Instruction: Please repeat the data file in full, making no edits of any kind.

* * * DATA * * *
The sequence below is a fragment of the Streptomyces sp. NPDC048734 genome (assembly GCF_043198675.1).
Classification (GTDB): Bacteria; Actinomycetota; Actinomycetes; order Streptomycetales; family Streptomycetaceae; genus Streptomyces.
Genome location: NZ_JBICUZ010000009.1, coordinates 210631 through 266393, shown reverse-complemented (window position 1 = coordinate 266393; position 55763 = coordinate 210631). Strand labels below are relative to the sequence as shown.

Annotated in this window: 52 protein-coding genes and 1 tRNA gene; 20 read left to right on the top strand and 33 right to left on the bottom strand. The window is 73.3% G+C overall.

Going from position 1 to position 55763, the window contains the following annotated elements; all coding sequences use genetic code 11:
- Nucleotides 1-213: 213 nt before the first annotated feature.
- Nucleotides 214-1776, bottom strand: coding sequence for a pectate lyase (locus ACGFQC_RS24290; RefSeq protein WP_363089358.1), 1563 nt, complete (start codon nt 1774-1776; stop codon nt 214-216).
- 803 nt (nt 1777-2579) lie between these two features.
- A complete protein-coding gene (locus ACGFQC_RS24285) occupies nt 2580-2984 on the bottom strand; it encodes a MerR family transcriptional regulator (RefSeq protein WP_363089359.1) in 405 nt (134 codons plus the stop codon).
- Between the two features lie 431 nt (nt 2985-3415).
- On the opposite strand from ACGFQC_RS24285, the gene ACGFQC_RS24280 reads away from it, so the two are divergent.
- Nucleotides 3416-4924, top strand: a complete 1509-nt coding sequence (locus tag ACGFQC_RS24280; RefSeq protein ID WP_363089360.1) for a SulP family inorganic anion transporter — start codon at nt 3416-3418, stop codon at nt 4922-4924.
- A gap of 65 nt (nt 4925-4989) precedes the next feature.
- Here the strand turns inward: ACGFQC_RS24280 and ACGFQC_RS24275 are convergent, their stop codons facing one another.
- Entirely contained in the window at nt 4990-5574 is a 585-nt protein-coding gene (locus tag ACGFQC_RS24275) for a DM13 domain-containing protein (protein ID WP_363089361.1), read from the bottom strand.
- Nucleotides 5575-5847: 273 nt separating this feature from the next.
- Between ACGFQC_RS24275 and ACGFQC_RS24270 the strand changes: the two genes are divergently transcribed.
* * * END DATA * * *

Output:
The sequence below is a fragment of the Streptomyces sp. NPDC048734 genome (assembly GCF_043198675.1).
Classification (GTDB): Bacteria; Actinomycetota; Actinomycetes; order Streptomycetales; family Streptomycetaceae; genus Streptomyces.
Genome location: NZ_JBICUZ010000009.1, coordinates 210631 through 266393, shown reverse-complemented (window position 1 = coordinate 266393; position 55763 = coordinate 210631). Strand labels below are relative to the sequence as shown.

Annotated in this window: 52 protein-coding genes and 1 tRNA gene; 20 read left to right on the top strand and 33 right to left on the bottom strand. The window is 73.3% G+C overall.

Going from position 1 to position 55763, the window contains the following annotated elements; all coding sequences use genetic code 11:
- Nucleotides 1-213: 213 nt before the first annotated feature.
- Nucleotides 214-1776, bottom strand: coding sequence for a pectate lyase (locus ACGFQC_RS24290; RefSeq protein WP_363089358.1), 1563 nt, complete (start codon nt 1774-1776; stop codon nt 214-216).
- 803 nt (nt 1777-2579) lie between these two features.
- A complete protein-coding gene (locus ACGFQC_RS24285) occupies nt 2580-2984 on the bottom strand; it encodes a MerR family transcriptional regulator (RefSeq protein WP_363089359.1) in 405 nt (134 codons plus the stop codon).
- Between the two features lie 431 nt (nt 2985-3415).
- On the opposite strand from ACGFQC_RS24285, the gene ACGFQC_RS24280 reads away from it, so the two are divergent.
- Nucleotides 3416-4924, top strand: a complete 1509-nt coding sequence (locus tag ACGFQC_RS24280; RefSeq protein ID WP_363089360.1) for a SulP family inorganic anion transporter — start codon at nt 3416-3418, stop codon at nt 4922-4924.
- A gap of 65 nt (nt 4925-4989) precedes the next feature.
- Here the strand turns inward: ACGFQC_RS24280 and ACGFQC_RS24275 are convergent, their stop codons facing one another.
- Entirely contained in the window at nt 4990-5574 is a 585-nt protein-coding gene (locus tag ACGFQC_RS24275) for a DM13 domain-containing protein (protein ID WP_363089361.1), read from the bottom strand.
- Nucleotides 5575-5847: 273 nt separating this feature from the next.
- Between ACGFQC_RS24275 and ACGFQC_RS24270 the strand changes: the two genes are divergently transcribed.